What I have discovered…

is that a crow, a rook, a raven, and a jackdaw are all basically crows.  Of those four names for a bird that is powerful, beautiful, and tenacious, only raven can be used as a complimentary term.  Remember the Disney show entitled “Raven” or the lead character’s name was Raven?  Maybe you have to have offspring similar in age to mine to even know of what I refer.  Can you imagine a parent naming their child “Crow”?  What’s in a name?  Why did this bird get a bad reputation?

In honor of the week before Halloween, I was going to treat you to the stanzas of Mr. Poe’s classic “Once upon a midnight dreary…” but in looking thru Bartlett’s Familiar Quotations, I found some stanzas of a poem called “The Jackdaw of Rheims” by Richard Harris Barham written in 1840 that was tremendous fun to read.  Here is an except…

“The Cardinal rose with a dignified look,

He called for his candle, his bell, and his book!

            In holy anger, and pious grief,

            He solemnly cursed that rascally thief!

            He cursed him at board, he cursed him in bed,

            From the sole of his foot to the crown of his head!

            He cursed him in sleeping, that every night

            He should dream of the devil, and wake in a fright;

            He cursed him in eating, he cursed him in drinking,

            He cursed him in coughing, in sneezing, in winking;

            He cursed him in sitting, in standing, in lying;

            He cursed him in walking, in riding, in flying;

            He cursed him in living, he cursed him in dying! –

Never was heard such a terrible curse!

            But what gave rise to no little surprise,

Nobody seemed one penny the worse!” 

You can visit here to read the rest of this entertaining poem and to find out just to whom all that cursing was directed.  Also of interest to me are the significance of  bell, book and candle (remember that movie with Jimmy Stewart?  I loved that movie and Bewitched which I always assumed was inspired from it)  and Jem Crow (have to read the whole poem).   Guess I need to do more research.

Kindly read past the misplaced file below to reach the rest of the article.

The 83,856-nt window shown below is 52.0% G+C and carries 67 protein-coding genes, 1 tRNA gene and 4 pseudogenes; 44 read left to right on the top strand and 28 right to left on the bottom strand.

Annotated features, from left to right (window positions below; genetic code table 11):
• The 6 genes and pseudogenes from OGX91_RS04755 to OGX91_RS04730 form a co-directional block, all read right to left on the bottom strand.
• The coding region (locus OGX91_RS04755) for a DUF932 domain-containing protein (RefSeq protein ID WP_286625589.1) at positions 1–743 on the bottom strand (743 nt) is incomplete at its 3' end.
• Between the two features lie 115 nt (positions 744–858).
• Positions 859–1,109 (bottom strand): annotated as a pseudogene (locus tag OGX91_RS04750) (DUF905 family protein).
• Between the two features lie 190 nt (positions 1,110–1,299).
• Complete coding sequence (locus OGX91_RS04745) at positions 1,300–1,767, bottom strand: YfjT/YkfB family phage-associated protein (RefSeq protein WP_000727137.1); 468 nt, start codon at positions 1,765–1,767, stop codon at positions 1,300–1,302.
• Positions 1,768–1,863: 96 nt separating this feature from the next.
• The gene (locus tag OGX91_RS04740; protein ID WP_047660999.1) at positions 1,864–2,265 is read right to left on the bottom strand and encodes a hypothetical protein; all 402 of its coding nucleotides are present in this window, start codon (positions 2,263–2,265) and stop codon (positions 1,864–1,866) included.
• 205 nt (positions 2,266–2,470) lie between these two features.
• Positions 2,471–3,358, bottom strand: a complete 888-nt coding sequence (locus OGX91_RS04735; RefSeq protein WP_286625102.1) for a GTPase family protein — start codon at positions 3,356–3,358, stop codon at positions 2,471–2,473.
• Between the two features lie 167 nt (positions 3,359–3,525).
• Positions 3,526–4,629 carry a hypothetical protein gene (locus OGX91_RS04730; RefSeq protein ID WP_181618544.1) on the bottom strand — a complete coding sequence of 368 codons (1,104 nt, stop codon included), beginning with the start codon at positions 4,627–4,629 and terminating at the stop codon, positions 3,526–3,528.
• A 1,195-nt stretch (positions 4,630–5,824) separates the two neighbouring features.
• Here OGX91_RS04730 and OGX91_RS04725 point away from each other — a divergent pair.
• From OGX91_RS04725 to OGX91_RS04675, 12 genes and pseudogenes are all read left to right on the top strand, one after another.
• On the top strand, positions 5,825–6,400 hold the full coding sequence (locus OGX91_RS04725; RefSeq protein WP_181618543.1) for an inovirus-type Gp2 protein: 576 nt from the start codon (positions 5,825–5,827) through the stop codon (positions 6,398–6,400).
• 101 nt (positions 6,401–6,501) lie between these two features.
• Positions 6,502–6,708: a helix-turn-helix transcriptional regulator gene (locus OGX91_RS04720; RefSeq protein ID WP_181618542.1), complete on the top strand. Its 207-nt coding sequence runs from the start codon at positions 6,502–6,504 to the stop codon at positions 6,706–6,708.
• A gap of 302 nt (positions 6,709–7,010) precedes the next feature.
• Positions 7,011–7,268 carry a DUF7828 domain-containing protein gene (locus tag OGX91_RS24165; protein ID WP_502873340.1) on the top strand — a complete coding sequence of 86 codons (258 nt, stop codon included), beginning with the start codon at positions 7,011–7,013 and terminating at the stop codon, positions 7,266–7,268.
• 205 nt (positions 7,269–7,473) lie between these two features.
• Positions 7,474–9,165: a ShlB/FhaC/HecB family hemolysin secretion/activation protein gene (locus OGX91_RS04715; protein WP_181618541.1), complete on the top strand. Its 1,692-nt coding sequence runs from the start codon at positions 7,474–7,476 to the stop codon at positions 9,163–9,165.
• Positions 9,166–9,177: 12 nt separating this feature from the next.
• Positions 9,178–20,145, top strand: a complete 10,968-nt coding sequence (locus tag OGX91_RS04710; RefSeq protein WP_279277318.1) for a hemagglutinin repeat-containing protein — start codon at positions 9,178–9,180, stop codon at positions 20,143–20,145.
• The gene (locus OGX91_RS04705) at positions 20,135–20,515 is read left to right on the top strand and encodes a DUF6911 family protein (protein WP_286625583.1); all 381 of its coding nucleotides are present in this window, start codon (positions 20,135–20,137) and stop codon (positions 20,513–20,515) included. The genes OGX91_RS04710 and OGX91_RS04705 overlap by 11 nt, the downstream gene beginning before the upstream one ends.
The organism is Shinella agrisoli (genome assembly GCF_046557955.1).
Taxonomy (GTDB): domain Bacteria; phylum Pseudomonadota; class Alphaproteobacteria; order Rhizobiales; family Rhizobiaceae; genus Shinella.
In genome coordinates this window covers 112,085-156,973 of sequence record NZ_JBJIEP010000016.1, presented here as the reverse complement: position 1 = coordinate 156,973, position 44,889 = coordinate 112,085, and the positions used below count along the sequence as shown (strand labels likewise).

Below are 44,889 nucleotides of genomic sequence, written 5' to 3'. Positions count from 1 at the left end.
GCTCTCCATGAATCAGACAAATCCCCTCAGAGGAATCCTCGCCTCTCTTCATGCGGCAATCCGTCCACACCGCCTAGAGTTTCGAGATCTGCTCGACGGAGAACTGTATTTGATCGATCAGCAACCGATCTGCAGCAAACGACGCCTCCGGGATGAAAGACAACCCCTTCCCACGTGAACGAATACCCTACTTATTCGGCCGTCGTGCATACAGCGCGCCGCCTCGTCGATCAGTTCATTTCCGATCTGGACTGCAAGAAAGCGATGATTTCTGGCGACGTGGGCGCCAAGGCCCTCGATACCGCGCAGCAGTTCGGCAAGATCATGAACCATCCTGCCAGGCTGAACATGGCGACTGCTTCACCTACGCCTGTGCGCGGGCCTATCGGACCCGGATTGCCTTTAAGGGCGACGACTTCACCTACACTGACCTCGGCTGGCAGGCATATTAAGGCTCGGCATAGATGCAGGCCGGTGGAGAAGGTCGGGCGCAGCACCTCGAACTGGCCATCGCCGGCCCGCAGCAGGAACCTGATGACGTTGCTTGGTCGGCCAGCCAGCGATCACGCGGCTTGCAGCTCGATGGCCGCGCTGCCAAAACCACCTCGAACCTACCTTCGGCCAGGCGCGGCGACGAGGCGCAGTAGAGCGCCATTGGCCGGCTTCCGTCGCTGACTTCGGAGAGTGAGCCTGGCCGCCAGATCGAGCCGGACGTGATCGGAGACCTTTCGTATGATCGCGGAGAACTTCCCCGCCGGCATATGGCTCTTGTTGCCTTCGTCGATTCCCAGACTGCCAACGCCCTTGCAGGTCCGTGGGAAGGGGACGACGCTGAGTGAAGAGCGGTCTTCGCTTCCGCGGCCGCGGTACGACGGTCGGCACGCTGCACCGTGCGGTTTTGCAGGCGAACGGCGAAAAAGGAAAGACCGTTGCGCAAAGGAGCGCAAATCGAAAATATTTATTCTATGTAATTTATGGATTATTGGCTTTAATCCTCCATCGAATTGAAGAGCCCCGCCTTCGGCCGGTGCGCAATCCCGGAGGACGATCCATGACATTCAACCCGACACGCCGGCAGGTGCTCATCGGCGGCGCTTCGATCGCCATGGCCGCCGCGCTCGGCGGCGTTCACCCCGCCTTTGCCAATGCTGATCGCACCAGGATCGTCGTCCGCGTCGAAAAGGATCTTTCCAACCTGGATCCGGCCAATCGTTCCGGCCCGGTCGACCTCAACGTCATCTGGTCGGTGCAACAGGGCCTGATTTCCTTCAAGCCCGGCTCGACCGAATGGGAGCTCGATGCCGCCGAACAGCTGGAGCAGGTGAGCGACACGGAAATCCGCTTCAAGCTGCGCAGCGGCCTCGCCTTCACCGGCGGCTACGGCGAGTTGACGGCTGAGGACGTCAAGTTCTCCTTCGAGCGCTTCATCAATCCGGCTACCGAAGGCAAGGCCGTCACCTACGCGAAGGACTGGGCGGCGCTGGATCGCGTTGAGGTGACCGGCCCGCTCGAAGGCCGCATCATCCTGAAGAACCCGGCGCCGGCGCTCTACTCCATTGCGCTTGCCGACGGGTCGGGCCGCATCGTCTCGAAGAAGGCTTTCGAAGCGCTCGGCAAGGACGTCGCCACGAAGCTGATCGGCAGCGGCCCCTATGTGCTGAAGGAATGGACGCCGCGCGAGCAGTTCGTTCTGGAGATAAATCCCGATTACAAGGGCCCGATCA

Here is my finished tapestry of the rook.  I resisted the desire to go into photoshop and straighten the skewed edges so I present it to you flaws and all, my first weaving in several months.  I went into the weaving with a needle and floss to mimic the sketch lines of my original watercolor. 

What I have not discovered is how to “return” on WordPress without inserting a line break.  Any help out there?


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5 Responses to “What I have discovered…”

  1. Jennifer Says:

    Love the rook! I’m so glad you did not photoshop it and let us see it in it’s natural state! I think you did a great job and look forward to more!

  2. steve Says:

    Wow! How long did that take to do?

  3. Karen Owen Says:

    Hey, did you remember I used that poem a while back with a collage I did? Here’s a link – http://karenink.typepad.com/karens_muse_and_musings/2008/05/the-jackdaw.html

    Your weaving is beautiful. I, too, am glad you didn’t photoshop it. Although, I must confess, I have a hard time not correcting imperfections in PS when I post.

  4. laurenfinley Says:

    Karen, I must confess I did not remember it until I went back to see it. Your jackdaw is beautiful but I must not have bothered to read the poem in its entirety. It was not familiar to me at all when I came across it in Bartletts. Funny how we both liked it, we must be alike!

  5. K Spoering Says:

    Whatever you call it, it is terrific! I love crows… they sit in my trees and curse unconcernedly at my pets, my neighbors, and me. There are days when I agree with their curses, and quite think they have it all right. Your bird captures the attitude wonderfully.

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